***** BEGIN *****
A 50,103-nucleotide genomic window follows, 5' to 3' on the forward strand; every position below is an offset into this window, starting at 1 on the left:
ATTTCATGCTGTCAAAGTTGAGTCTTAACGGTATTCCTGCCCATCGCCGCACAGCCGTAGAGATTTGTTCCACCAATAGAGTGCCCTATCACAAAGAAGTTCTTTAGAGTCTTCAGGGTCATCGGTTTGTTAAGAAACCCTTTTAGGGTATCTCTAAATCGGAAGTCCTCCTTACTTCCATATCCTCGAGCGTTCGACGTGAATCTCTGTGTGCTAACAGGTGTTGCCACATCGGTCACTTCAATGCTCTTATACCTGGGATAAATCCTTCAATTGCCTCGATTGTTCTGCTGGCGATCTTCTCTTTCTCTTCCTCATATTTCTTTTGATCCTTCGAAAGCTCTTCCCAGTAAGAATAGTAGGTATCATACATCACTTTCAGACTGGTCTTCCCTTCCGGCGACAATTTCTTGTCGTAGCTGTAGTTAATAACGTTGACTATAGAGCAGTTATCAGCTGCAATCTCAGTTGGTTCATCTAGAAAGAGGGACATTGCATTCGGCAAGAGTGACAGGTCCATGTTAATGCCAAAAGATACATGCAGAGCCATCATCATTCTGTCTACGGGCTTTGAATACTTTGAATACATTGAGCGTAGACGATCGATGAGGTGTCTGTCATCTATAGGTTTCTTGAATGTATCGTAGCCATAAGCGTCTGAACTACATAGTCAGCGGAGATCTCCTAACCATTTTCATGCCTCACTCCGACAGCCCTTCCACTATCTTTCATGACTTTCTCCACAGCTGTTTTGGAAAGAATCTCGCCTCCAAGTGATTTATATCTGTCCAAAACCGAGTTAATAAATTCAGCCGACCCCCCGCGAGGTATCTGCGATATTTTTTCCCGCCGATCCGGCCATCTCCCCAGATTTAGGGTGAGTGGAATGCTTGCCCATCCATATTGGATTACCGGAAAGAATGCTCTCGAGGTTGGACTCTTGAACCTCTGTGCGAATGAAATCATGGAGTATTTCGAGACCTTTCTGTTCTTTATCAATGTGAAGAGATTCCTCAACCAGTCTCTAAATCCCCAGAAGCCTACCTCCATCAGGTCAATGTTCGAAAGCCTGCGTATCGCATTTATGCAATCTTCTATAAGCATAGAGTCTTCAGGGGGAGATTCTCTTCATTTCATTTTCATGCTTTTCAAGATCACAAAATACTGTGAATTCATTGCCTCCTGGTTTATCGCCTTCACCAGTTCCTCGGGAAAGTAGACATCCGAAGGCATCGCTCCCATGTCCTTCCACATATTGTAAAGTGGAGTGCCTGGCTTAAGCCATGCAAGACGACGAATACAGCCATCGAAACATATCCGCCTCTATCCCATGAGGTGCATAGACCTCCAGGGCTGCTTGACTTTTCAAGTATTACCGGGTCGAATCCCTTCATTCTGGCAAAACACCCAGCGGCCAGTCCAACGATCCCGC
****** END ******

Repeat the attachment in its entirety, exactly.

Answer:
A 50,103-nucleotide genomic window follows, 5' to 3' on the forward strand; every position below is an offset into this window, starting at 1 on the left:
ATTTCATGCTGTCAAAGTTGAGTCTTAACGGTATTCCTGCCCATCGCCGCACAGCCGTAGAGATTTGTTCCACCAATAGAGTGCCCTATCACAAAGAAGTTCTTTAGAGTCTTCAGGGTCATCGGTTTGTTAAGAAACCCTTTTAGGGTATCTCTAAATCGGAAGTCCTCCTTACTTCCATATCCTCGAGCGTTCGACGTGAATCTCTGTGTGCTAACAGGTGTTGCCACATCGGTCACTTCAATGCTCTTATACCTGGGATAAATCCTTCAATTGCCTCGATTGTTCTGCTGGCGATCTTCTCTTTCTCTTCCTCATATTTCTTTTGATCCTTCGAAAGCTCTTCCCAGTAAGAATAGTAGGTATCATACATCACTTTCAGACTGGTCTTCCCTTCCGGCGACAATTTCTTGTCGTAGCTGTAGTTAATAACGTTGACTATAGAGCAGTTATCAGCTGCAATCTCAGTTGGTTCATCTAGAAAGAGGGACATTGCATTCGGCAAGAGTGACAGGTCCATGTTAATGCCAAAAGATACATGCAGAGCCATCATCATTCTGTCTACGGGCTTTGAATACTTTGAATACATTGAGCGTAGACGATCGATGAGGTGTCTGTCATCTATAGGTTTCTTGAATGTATCGTAGCCATAAGCGTCTGAACTACATAGTCAGCGGAGATCTCCTAACCATTTTCATGCCTCACTCCGACAGCCCTTCCACTATCTTTCATGACTTTCTCCACAGCTGTTTTGGAAAGAATCTCGCCTCCAAGTGATTTATATCTGTCCAAAACCGAGTTAATAAATTCAGCCGACCCCCCGCGAGGTATCTGCGATATTTTTTCCCGCCGATCCGGCCATCTCCCCAGATTTAGGGTGAGTGGAATGCTTGCCCATCCATATTGGATTACCGGAAAGAATGCTCTCGAGGTTGGACTCTTGAACCTCTGTGCGAATGAAATCATGGAGTATTTCGAGACCTTTCTGTTCTTTATCAATGTGAAGAGATTCCTCAACCAGTCTCTAAATCCCCAGAAGCCTACCTCCATCAGGTCAATGTTCGAAAGCCTGCGTATCGCATTTATGCAATCTTCTATAAGCATAGAGTCTTCAGGGGGAGATTCTCTTCATTTCATTTTCATGCTTTTCAAGATCACAAAATACTGTGAATTCATTGCCTCCTGGTTTATCGCCTTCACCAGTTCCTCGGGAAAGTAGACATCCGAAGGCATCGCTCCCATGTCCTTCCACATATTGTAAAGTGGAGTGCCTGGCTTAAGCCATGCAAGACGACGAATACAGCCATCGAAACATATCCGCCTCTATCCCATGAGGTGCATAGACCTCCAGGGCTGCTTGACTTTTCAAGTATTACCGGGTCGAATCCCTTCATTCTGGCAAAACACCCAGCGGCCAGTCCAACGATCCCGC